Many bosses across the region took a lenient view on staff who couldn’t make it into the office last winter, after what was billed as the worst snow for 50 years left schools and roads closed and bus and train services severely disrupted.
Now businesses waking up to more snow this winter may find they rue their past generosity as staff use precedents to claim paid leave in extreme weather, according to employment law experts.
Peter Mooney, of business compliance specialist ELAS, said, “The law is very simple when it comes to the weather: if you don’t turn up to work and you’re not ill, you have no right to be paid.
“Earlier this year, however, most employers took a more balanced view and said that providing staff had made a genuine attempt to make it into work, and could not work from home, they were allowed the time off on full pay.
“Unfortunately, in doing so, they have set themselves a precedent which they will need to follow unless they amend their contracts to incorporate a new and more stringent bad weather policy.”
With January and February – which usually bring the worst winter weather in the UK – still to come, Peterborough could be facing months more disruption.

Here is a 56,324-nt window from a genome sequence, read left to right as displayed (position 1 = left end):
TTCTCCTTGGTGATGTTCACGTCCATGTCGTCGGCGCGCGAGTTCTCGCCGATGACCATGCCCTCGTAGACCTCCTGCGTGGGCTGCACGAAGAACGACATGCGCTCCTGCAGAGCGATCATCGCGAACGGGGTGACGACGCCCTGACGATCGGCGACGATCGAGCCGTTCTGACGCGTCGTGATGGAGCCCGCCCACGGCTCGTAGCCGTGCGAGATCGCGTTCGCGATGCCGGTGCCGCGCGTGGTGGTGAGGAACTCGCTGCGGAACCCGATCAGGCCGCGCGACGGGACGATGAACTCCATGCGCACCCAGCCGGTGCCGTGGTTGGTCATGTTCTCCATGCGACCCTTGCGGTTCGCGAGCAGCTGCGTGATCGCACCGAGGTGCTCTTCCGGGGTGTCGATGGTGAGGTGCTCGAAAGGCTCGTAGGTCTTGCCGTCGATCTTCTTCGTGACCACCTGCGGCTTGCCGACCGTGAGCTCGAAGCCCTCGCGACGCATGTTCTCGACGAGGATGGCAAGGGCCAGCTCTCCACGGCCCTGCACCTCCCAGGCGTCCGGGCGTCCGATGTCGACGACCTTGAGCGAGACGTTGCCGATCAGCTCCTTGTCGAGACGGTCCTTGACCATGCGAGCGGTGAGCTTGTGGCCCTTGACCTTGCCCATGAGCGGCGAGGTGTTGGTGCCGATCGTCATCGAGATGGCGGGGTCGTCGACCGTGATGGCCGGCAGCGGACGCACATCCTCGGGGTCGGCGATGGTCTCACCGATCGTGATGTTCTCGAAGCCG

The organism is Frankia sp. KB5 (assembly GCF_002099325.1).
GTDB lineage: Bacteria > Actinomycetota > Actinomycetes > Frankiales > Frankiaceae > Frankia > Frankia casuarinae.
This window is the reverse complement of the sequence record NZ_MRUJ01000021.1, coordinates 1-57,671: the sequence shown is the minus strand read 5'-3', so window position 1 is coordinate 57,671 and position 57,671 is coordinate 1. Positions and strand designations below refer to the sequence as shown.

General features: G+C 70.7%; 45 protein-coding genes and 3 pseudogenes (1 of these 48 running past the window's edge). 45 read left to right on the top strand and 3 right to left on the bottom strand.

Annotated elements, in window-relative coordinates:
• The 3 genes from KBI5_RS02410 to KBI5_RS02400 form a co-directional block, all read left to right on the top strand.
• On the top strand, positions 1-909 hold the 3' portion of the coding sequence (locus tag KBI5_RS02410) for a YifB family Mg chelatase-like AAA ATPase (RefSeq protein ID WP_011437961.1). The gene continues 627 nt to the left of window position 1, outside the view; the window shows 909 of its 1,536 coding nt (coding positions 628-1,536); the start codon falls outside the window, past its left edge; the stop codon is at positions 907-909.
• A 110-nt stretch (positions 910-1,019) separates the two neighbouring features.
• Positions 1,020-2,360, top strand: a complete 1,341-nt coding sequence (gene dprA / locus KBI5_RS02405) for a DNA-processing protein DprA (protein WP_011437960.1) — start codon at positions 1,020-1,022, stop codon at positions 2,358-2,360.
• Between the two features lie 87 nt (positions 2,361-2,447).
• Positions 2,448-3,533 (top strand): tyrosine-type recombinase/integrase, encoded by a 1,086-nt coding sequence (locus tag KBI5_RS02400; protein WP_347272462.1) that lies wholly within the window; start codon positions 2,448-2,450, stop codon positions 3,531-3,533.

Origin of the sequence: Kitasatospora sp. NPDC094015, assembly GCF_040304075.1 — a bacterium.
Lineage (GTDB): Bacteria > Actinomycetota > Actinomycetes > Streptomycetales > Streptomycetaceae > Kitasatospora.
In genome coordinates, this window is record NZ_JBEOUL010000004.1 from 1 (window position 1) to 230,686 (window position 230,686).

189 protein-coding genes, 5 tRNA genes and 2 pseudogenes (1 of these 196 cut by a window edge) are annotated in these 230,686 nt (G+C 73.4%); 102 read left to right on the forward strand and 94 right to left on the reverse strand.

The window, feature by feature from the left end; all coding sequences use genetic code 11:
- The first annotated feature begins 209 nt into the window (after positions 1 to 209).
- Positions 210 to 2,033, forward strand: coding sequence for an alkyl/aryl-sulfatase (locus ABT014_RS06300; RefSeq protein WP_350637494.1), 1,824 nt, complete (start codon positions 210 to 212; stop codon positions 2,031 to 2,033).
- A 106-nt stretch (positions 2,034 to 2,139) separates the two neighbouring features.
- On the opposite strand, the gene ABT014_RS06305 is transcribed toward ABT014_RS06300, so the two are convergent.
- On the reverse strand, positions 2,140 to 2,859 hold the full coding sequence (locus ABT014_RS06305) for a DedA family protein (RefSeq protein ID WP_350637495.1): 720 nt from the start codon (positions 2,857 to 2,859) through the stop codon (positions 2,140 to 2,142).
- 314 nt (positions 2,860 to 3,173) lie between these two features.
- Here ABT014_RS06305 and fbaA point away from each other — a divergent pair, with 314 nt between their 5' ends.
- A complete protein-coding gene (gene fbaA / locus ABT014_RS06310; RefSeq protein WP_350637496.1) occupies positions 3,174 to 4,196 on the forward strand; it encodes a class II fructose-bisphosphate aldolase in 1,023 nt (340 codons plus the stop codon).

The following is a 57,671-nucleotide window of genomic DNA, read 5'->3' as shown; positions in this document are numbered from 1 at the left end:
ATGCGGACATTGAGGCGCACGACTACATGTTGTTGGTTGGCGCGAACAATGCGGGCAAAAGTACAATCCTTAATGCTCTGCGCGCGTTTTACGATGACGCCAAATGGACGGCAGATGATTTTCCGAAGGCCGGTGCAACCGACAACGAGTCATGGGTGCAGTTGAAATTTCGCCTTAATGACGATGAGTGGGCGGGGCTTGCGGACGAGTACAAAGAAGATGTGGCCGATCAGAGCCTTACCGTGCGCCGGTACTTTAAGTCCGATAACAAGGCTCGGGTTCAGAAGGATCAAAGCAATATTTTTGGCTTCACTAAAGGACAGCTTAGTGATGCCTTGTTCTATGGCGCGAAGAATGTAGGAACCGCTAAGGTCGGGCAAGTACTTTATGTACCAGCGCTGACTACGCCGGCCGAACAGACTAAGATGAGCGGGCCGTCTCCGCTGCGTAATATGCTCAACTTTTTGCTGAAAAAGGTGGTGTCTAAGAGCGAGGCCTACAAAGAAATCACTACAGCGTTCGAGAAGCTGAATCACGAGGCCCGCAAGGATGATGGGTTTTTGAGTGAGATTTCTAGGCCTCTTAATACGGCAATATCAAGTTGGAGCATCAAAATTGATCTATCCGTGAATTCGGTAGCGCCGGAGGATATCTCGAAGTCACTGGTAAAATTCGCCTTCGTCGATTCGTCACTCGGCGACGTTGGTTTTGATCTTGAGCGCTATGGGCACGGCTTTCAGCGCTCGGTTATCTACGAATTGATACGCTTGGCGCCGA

Despite having no legal right to pay if they cannot make it in, staff who can prove they tried everything possible to do so and can highlight a lenient approach in the past, could bring a case through the courts for unlawful deduction of wages.
If so, the legal costs alone could outweigh the benefits of withholding pay, Mr Mooney warned.
He added: “This might sound like a minor concern when people are facing severe personal difficulties because of the weather, but days without work means businesses without money to pay staff, suppliers and so on.
“Of course, the smaller the business, the more acute the problem is. Given the current economic climate as well, difficulties like this can be the difference between making ends meet and laying people off.
“We know the cold snap in January and February cost the UK billions and it is possible that a second winter of snow and disruption could be worse.
“It is only November and our phones have been ringing red hot with calls from businesses worried about not only dealing with the current snow, but also the fact that a second harsh winter could push them over the edge.”